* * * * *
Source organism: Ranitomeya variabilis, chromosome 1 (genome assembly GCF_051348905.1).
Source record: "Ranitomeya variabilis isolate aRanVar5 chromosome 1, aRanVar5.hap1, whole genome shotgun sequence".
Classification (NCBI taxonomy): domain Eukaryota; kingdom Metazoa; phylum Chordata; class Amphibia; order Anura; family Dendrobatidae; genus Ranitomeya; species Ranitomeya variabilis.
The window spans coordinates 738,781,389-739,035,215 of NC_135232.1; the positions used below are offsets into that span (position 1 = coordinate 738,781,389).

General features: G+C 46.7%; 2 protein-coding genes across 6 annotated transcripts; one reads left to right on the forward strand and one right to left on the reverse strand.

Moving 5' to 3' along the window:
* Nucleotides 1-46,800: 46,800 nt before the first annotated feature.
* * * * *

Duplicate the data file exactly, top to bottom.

Source organism: Ranitomeya variabilis, chromosome 1 (genome assembly GCF_051348905.1).
Source record: "Ranitomeya variabilis isolate aRanVar5 chromosome 1, aRanVar5.hap1, whole genome shotgun sequence".
Classification (NCBI taxonomy): domain Eukaryota; kingdom Metazoa; phylum Chordata; class Amphibia; order Anura; family Dendrobatidae; genus Ranitomeya; species Ranitomeya variabilis.
The window spans coordinates 738,781,389-739,035,215 of NC_135232.1; the positions used below are offsets into that span (position 1 = coordinate 738,781,389).

General features: G+C 46.7%; 2 protein-coding genes across 6 annotated transcripts; one reads left to right on the forward strand and one right to left on the reverse strand.

Moving 5' to 3' along the window:
* Nucleotides 1-46,800: 46,800 nt before the first annotated feature.